The first of a two-part series, this article describes a survey on Midwest IT leaders’ opinions of offshore outsourcing possibilities. The study will be described, along with the first four of the study’s eight significant conclusions, in this article. The final 4 of the series’ 8 key conclusions will be presented in the second piece, along with some concluding remarks.
Despite an ever-growing backlog of projects and directives to maintain or lower headcount and personnel costs, senior IT leaders are under increasing pressure to generate high-quality Staff Augmentation Software Development. Outsourcing software development work to local or offshore vendors has become a well-liked substitute for recruiting staff in this “do more with less” climate for a variety of reasons. The flexibility and cost savings that come with using temporary workers are among the most important of these. However, there are drawbacks to outsourcing application development, and IT managers’ perceptions of the significance of these issues influence their future hiring decisions.
Software programming has become increasingly popular among IT executives over the past ten years, in part because these regions have a large population of highly qualified workers and hourly rates that are typically about one-third lower than those for American contractors or the fully-loaded cost of full-time employees.
Software development directors are carefully evaluating the complete range of employment options, including people, U.S.-based outsourcing providers, and offshore resources, in their continual effort to meet ambitious departmental and corporate goals. In the end, they look for the best resource allocation that generates a large amount of work, on schedule, with a high level of quality, and within a set budget.
The following research topics were examined: – Whether Staff Augmentation Software Development size affects the staffing mix among various resource alternatives; – Attitudes and trends in the use of offshore software development resources; – Attitudes and trends in the relative popularity of the leading offshoring count; – Perceptions about the quality of work produced by employees versus outsourced personnel; – Key factors influencing decisions about the utilization of each staffing alternative.
The personnel responsible for hiring software developers at technology organizations where software development was essential to the basic goal of the firms were the target audience for this study. CEO, president, CTO, director or vice-president of IT, and director or vice-president of software development were among the positions held by interviewees. The headquarters of the respondents were situated in Minnesota’s Minneapolis/St. Paul metropolitan area. Telephone interviews were done with 49 people from IT organizations with up to 500 full-time equivalents from a pool of 250 randomly chosen firms (FTEs). The average number of FTEs working on development projects was forty among respondents (40).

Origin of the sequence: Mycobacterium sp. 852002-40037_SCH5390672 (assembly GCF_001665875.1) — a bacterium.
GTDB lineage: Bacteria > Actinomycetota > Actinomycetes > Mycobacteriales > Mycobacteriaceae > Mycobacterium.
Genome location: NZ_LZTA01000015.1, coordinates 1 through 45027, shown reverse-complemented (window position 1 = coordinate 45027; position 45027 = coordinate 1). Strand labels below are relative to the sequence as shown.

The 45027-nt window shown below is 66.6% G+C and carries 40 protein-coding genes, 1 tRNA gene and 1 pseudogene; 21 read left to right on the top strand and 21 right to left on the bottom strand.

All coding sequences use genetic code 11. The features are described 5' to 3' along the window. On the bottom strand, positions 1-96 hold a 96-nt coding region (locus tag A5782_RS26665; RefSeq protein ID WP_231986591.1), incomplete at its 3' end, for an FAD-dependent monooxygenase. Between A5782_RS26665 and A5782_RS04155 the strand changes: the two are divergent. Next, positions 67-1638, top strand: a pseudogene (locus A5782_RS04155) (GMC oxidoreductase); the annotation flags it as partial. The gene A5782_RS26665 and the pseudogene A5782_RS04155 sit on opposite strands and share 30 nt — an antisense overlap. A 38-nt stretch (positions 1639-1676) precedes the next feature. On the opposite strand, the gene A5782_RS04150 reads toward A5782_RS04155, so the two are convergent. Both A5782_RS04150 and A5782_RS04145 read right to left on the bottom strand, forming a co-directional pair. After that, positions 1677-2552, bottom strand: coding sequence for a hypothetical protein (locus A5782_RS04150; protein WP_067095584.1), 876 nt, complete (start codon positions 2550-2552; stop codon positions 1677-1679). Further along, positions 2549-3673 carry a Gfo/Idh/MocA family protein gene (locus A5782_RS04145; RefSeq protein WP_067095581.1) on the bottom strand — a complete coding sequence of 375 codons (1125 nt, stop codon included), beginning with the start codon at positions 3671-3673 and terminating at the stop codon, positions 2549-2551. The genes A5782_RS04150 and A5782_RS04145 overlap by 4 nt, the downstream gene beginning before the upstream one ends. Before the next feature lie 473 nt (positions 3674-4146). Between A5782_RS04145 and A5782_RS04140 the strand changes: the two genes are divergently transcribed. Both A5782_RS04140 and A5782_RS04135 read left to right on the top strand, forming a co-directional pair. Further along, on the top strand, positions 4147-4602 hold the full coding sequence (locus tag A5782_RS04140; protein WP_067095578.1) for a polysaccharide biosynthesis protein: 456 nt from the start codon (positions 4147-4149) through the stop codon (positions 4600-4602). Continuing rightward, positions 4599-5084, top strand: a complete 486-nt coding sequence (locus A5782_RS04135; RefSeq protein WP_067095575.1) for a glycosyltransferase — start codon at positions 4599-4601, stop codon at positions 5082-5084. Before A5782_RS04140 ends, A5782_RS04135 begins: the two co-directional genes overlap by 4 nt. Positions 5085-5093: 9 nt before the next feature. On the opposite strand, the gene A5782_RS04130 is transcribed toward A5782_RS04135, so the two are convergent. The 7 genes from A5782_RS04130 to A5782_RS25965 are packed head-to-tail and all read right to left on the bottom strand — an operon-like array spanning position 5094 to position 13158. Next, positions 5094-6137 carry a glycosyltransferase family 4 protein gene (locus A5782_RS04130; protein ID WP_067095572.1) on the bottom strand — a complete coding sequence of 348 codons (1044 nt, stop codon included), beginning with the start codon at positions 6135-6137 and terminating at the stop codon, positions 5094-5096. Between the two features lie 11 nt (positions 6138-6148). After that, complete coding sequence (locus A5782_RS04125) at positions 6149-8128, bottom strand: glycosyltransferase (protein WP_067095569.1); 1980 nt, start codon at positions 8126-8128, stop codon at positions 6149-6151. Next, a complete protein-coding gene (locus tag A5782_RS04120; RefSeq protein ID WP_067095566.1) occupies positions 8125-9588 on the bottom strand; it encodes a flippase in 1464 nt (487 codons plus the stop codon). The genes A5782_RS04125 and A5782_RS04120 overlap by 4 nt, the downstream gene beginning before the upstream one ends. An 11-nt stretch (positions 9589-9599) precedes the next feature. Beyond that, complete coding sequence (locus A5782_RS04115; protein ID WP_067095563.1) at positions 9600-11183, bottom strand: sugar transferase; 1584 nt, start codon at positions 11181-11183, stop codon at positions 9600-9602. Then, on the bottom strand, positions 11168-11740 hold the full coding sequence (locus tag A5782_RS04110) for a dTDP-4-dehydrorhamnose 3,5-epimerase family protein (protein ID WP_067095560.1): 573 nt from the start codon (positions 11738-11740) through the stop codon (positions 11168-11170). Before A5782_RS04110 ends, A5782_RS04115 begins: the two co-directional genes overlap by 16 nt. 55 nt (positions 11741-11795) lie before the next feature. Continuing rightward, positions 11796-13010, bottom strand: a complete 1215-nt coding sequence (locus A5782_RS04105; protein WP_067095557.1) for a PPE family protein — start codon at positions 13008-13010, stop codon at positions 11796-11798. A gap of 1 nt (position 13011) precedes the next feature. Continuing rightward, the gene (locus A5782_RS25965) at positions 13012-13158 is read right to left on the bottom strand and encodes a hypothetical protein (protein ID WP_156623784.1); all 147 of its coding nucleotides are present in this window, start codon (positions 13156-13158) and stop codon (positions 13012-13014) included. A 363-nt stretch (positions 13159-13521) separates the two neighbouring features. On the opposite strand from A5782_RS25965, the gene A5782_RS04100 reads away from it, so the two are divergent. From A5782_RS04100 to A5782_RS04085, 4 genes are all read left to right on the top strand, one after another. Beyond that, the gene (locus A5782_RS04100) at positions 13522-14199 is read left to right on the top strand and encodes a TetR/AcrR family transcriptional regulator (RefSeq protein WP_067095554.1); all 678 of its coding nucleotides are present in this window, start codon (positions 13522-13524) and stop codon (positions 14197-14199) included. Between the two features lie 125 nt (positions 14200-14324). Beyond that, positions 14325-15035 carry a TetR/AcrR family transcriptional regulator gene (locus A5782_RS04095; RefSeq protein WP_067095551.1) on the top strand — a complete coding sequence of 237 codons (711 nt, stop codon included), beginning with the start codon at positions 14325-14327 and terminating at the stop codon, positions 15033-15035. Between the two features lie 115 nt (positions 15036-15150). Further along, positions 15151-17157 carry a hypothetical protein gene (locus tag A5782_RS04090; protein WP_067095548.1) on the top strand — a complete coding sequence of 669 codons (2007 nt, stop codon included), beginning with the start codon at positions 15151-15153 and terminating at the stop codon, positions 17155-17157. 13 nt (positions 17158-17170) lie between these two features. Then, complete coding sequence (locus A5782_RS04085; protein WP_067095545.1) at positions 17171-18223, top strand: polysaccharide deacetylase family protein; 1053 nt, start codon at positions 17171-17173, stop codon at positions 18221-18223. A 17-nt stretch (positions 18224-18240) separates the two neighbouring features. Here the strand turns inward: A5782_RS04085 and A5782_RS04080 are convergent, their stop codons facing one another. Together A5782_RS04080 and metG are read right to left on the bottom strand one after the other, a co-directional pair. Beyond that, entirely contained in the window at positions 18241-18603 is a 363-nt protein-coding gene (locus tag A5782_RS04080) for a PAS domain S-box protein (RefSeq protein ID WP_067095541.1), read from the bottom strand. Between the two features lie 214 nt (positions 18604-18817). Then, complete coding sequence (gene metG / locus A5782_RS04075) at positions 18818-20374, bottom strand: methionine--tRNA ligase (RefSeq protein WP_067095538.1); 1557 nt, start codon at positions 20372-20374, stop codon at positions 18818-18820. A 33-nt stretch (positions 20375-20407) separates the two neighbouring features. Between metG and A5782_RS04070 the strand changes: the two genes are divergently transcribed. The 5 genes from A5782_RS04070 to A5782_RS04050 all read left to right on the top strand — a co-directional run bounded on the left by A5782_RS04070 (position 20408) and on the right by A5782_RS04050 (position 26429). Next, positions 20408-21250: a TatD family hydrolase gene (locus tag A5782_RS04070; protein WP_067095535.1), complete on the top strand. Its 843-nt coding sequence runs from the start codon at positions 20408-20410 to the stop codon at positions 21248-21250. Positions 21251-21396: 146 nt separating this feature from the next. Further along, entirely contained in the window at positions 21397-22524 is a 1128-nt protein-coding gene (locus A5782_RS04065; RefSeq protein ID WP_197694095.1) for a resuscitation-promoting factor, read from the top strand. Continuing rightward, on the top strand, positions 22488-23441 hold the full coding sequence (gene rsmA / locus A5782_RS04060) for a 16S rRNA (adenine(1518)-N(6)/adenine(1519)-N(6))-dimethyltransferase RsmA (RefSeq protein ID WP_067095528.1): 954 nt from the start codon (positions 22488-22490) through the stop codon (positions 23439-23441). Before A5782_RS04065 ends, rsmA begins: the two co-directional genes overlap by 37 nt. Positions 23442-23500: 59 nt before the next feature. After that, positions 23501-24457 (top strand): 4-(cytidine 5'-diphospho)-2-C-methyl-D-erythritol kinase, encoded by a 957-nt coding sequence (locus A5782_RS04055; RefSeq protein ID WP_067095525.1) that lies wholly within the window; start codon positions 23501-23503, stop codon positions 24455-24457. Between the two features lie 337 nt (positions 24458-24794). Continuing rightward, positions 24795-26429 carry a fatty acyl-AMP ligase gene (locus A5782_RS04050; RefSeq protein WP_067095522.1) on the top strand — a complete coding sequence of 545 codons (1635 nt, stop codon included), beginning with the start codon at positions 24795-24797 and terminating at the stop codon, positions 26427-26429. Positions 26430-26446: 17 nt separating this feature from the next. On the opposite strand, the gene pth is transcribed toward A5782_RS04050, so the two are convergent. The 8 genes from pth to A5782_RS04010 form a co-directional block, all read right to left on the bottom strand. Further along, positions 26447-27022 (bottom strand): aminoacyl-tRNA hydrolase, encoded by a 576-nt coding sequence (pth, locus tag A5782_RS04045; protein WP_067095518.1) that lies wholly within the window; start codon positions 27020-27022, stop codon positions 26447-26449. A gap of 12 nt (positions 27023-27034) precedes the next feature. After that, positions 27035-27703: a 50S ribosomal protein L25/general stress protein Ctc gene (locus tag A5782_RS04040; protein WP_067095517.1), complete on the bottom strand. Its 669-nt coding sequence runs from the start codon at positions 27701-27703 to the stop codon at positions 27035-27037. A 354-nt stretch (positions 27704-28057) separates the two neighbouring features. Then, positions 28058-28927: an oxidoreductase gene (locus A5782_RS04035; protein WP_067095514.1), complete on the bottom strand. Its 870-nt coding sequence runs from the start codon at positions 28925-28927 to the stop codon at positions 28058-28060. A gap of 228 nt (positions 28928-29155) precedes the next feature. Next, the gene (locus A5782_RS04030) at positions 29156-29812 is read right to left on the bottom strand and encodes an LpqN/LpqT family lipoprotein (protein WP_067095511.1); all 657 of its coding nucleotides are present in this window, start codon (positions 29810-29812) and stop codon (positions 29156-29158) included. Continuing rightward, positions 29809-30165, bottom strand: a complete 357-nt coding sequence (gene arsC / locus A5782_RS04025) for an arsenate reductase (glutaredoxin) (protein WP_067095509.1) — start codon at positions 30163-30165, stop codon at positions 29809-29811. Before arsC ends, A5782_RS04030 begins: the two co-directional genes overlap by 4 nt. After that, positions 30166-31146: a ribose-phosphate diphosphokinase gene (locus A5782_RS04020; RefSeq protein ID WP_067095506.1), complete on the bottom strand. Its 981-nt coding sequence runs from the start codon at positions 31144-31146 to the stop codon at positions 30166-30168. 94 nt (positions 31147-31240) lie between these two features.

In-depth interviews took place in September 2007. During the interviews, the research’s sponsor was not mentioned.
Finding #1: Those with larger software development groups rely on outsourcing more often than companies with smaller software teams. How much a corporation uses outsourced resources depends in part on the scale of its software development operations. In comparison to companies with greater development demands, smaller organizations, on average, use people for a bigger portion of their development work. Smaller businesses use contractors for 13% of their software development resource demands, whereas companies with 100 or more full-time software developers (FTEs) use 23% contract workers.
Finding #2: Organizations are using overseas workers more frequently for outsourcing than they are onshore contractors. Companies use more offshore resources than contract workers stationed in the United States, regardless of the size of the organization’s software development team. 47% of resources for outsourced software development are headquartered in the United States, while 53% are offshore.
Finding #3: Deliverables produced by employees are thought to be of the greatest quality. Respondents were asked to rate how satisfied they were with the quality of the deliverables made over the previous 24-month period by employees, U.S. contractor resources, and offshore resources. The notion of a fairly direct inverse link between work quality and the location of the staff from company headquarters indicates that employees are regarded to do the highest quality work, followed by U.S. contractors, then overseas outsourced resources. The inference is that managers of software development sense a significant loss of control over remote workers and that, as a result, work quality declines.
With an average rating of 3.6, respondents rated these initiatives as highly successful, with 65% of managers indicating they had experience working in this setting. Only four (13%) of the 32 managers who responded described their level of success as low or very low, while 17 (53%) said their efforts were highly or very highly successful.